But in a decision penned by Castille, the court laid down some new — if somewhat vague — guidelines for how the partisan redistricting process should take place.
Most importantly, the court ordered districts to be drawn with greater respect for existing political subdivisions like counties and townships.
The legislative map “contains numerous political subdivisions splits that are not absolutely necessary and the Plan thus violates the constitutional command to respect the integrity of political subdivisions,” Castille wrote.
It was the first time the court had blocked the implementation of the new maps, which are redrawn every 10 years following the national census.
After the new district lines were blocked, legislative leaders went back to the drawing board. They presented a revised plan to the high court in October, but no ruling has been made.
Oliver said the ruling will have legal implications far down the road, as it gives future courts the precedent to reject the maps if they feel the best interests of the state are not being served.
“The fact that they have now done it once will have the parties looking over their shoulders in future years,” he said.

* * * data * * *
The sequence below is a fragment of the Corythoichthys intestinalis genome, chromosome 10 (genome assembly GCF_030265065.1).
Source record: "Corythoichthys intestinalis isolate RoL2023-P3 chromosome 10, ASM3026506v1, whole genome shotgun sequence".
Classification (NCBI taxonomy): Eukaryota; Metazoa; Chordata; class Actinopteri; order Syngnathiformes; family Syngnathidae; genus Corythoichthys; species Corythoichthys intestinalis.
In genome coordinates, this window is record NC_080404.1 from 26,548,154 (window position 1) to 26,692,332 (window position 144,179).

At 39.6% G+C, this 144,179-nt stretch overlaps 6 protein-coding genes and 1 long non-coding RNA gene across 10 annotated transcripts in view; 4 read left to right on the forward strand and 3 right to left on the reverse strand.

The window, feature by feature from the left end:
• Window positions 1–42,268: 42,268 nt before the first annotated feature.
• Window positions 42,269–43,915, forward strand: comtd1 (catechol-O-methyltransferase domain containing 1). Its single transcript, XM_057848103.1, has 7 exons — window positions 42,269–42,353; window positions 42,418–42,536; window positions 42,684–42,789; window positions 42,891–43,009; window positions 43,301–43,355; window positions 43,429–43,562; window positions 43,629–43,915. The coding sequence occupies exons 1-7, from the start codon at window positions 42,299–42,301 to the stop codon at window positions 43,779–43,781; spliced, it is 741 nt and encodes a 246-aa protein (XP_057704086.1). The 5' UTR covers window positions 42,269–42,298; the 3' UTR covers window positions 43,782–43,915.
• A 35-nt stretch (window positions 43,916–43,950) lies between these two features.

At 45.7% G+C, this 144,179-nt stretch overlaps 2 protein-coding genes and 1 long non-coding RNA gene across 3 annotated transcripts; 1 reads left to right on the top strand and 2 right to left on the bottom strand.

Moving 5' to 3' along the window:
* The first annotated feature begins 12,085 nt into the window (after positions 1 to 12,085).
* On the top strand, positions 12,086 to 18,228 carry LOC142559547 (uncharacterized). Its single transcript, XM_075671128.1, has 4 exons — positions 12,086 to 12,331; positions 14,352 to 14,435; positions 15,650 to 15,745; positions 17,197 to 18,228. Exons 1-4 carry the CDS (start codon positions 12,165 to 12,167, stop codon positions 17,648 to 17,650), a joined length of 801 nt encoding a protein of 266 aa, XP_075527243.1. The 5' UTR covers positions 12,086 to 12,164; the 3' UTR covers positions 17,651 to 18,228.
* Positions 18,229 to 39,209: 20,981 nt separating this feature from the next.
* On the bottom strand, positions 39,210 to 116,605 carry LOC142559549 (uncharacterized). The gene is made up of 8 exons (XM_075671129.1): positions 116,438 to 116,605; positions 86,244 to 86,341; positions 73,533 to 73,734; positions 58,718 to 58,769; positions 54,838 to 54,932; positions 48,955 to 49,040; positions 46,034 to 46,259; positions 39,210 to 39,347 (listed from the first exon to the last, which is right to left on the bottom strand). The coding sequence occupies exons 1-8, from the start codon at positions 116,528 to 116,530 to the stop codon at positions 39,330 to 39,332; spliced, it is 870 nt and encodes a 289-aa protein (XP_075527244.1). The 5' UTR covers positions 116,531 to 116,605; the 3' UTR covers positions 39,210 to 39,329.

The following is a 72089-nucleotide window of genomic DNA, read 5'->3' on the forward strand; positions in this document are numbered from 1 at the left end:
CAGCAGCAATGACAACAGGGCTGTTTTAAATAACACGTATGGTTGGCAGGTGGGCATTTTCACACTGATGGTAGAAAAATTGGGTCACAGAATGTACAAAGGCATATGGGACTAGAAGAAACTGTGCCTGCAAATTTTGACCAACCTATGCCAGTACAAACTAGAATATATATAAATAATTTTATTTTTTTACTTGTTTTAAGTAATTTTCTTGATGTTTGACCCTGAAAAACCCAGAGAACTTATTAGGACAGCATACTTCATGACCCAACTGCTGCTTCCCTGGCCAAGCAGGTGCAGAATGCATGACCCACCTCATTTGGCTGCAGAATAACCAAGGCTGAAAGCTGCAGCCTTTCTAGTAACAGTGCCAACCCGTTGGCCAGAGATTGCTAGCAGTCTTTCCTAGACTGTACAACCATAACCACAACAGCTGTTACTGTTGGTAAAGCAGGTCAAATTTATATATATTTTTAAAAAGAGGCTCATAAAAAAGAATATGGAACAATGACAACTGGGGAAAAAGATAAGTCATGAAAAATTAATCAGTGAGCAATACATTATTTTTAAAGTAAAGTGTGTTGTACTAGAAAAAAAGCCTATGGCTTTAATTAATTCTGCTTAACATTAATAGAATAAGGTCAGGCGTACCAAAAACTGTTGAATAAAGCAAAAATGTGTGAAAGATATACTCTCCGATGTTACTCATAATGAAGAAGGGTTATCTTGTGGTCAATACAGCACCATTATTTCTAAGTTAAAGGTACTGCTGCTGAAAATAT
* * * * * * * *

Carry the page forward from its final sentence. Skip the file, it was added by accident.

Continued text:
May: Justice Joan Orie-Melvin suspended amid corruption charges
SUSPENDED: Supreme Court Justice Joan Orie-Melvin will go on trial in January.
But the Supreme Court made waves for other reasons too.
On May 18, Justice Joan Orie-Melvin was indicted on nine counts related to allegations that she used staffers to perform campaign work during her successful 2009 election to the court.
Her sister, former state Sen. Jane Orie, R-Allegheny, had been convicted in March on 14 criminal counts ranging from forgery to conflict of interest related to the same incidents.
A day after she was changed, Orie-Melvin was suspended from the Supreme Court. She is scheduled to go on trial on Jan. 23 in Allegheny County.
October: A directional punt on voter ID
With Orie gone, the court was reduced to three Republicans and three Democrats, a formula that seemed certain to produce a deadlock when it considered Pennsylvania’s voter ID law in mid-October.
Instead, the court dodged controversy by flipping the voter ID ruling back to a lower court for a second round of hearings that ultimately led to it being disqualified for the general election in November. The law is scheduled to take effect in 2013 unless another round of legal battles can block or postpone it once again.
In ordering the review back to the lower court, the 4-2 majority on the Supreme Court pointed to a “disconnect between what the law proscribes and how it is being implemented.”
For the second time in less than 10 months, the Republican-controlled state government had been stymied at the highest level by a court that was, at least before Orie’s suspension, also controlled by Republicans.
“One of the most important things the courts can do is act as a check on the majority,” Roosevelt said. “In both of those cases, the court frustrated the will of the majority in the Legislature.”
In 2012, the Pennsylvania Supreme Court reminded observers that separation of powers is more than a concept taught in PoliSci 101.
Contact Eric Boehm at Eric@PAIndependent.com and follow @PAIndependent on Twitter.